This book intends to inform the key participants in extractive projects – namely, the communities ... Read more
This book intends to inform the key participants in extractive projects – namely, the communities, the host governments and the investors – about good practice for effective community engagement, based on analysis of international standards and expectations, lessons from selected case-studies and innovations in public participation.
The extent of extractive industries varies widely around the Arctic as do governmental and social attitudes towards resource development. Whilst most Arctic communities are united in seeking investment to fund education, healthcare, housing, transport and other essential services, as well as wanting to benefit from improved employment and business opportunities, they have different views as to the role that extractive industries should play in this. Within each community, there are multiple perspectives and the goal of public participation is to draw out these perspectives and seek consensus. Part I of the book analyses the international standards that have emerged in recent years regarding public participation, in particular, in respect of indigenous peoples. Part II presents six case studies that aim to identify both good and bad practices and to reflect upon the distinct conditions, needs, expectations, strategies and results for each community examined. Part III explores the importance of meaningful participation from a corporate perspective and identifies some common themes that require consideration if Arctic voices are to shape extractive industries in Arctic communities.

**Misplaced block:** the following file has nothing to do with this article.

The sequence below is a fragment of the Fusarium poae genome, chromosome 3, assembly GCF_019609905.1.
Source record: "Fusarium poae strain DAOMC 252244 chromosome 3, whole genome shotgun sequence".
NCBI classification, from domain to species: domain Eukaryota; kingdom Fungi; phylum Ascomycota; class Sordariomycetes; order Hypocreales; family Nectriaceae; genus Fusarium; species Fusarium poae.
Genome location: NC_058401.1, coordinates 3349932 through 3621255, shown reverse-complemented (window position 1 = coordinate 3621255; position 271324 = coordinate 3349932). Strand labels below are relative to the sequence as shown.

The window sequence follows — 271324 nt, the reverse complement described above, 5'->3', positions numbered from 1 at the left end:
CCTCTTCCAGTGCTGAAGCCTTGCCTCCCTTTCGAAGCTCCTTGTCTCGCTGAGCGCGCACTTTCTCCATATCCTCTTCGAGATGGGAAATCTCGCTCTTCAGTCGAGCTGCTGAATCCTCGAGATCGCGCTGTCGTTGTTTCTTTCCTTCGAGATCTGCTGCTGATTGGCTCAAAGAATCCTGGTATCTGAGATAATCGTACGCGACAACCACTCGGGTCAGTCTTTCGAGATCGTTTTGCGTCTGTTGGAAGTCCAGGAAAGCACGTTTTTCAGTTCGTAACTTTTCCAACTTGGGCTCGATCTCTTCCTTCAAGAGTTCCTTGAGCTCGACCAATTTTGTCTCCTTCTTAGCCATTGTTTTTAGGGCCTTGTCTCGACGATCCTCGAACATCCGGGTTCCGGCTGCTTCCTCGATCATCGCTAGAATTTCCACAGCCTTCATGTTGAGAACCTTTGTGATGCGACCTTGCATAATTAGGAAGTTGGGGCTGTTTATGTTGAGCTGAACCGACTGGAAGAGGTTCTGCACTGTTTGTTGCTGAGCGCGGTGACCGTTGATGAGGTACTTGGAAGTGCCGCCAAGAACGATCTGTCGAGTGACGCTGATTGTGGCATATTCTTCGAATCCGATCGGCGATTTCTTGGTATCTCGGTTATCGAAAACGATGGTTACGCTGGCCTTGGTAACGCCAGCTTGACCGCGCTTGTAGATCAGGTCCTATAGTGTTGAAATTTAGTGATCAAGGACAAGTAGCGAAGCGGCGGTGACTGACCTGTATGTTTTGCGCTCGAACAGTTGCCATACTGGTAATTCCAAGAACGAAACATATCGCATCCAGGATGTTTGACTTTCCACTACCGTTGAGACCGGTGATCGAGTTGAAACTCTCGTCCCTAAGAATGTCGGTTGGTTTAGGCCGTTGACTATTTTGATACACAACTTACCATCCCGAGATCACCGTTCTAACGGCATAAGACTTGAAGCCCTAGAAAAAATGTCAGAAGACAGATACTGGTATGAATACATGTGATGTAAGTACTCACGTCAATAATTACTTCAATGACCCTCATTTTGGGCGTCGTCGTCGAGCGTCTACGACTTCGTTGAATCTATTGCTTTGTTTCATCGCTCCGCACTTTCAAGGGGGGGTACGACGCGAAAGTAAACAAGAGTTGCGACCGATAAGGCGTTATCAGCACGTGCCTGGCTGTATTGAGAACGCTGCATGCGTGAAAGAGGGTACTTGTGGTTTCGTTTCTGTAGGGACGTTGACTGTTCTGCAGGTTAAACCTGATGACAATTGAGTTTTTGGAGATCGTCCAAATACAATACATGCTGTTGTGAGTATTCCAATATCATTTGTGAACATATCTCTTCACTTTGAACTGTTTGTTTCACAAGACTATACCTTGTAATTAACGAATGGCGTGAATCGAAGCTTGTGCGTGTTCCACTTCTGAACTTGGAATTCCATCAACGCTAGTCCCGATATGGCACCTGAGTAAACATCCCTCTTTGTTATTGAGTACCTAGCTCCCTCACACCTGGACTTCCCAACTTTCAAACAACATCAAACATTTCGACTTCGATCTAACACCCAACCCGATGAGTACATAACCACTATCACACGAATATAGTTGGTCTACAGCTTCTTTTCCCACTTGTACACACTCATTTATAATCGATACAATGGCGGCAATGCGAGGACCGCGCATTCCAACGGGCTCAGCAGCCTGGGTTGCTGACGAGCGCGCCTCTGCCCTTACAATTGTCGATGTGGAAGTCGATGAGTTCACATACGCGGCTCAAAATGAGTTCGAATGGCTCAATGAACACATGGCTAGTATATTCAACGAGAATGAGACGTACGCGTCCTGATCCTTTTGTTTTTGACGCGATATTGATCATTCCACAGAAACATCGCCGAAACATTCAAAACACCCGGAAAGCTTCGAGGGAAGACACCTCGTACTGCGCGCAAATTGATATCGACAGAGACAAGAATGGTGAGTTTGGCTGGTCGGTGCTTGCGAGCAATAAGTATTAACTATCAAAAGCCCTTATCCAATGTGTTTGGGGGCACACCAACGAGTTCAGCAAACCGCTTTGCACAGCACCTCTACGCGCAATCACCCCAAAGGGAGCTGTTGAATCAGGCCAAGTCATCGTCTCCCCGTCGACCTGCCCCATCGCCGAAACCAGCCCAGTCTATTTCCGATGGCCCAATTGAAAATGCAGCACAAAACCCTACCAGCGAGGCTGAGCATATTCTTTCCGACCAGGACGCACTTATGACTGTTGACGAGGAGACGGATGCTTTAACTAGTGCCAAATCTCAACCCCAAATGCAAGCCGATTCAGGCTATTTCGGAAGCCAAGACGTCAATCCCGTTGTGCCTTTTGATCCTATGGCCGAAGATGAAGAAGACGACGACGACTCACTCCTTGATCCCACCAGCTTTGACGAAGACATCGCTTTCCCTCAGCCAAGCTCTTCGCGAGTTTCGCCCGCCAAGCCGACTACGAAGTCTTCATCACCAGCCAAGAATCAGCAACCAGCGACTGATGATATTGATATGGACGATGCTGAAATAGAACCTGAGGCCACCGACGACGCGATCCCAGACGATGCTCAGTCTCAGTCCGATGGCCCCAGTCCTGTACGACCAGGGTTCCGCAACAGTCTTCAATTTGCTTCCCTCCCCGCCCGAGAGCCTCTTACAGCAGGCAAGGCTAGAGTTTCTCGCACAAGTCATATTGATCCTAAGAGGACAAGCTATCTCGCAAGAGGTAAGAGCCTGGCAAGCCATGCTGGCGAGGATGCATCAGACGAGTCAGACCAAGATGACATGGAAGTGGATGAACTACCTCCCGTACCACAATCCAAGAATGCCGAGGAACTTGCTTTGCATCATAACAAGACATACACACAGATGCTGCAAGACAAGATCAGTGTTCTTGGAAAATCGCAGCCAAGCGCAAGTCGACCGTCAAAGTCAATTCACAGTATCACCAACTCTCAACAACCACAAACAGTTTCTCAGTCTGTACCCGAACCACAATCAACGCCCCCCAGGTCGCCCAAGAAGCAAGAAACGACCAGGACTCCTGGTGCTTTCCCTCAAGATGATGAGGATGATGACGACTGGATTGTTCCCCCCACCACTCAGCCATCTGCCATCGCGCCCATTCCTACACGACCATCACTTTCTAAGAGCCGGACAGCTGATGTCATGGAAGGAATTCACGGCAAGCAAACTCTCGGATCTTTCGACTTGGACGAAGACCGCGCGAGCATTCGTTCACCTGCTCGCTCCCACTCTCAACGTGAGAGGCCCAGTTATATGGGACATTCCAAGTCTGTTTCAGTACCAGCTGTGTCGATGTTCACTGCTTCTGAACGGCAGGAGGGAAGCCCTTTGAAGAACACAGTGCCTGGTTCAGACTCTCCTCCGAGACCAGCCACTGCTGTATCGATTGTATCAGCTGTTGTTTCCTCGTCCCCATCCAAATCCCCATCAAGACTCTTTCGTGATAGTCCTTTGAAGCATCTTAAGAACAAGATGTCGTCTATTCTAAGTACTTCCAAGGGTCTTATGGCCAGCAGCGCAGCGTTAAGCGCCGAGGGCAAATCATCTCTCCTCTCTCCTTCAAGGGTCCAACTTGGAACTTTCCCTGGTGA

In drawing together international law and standards, case studies and examples of good practice, this anthology is a timely and invaluable resource for academics, legal advisors and those working in resource development and public policy.
This report presents the findings from a workshop that was held in December 2019 in Nuuk, Greenla ... Read more
This report presents the findings from a workshop that was held in December 2019 in Nuuk, Greenland, as part of a project that focused on inclusion of local communities and Indigenous peoples, and their knowledges and experiences, in relation to social and environmental impact assessments in the European Arctic. The project was titled: ’LOVISA’ (Lokal Viden og Oprindelig Viden i Sociale Konsekvensvurderinger i Europæisk Arktis).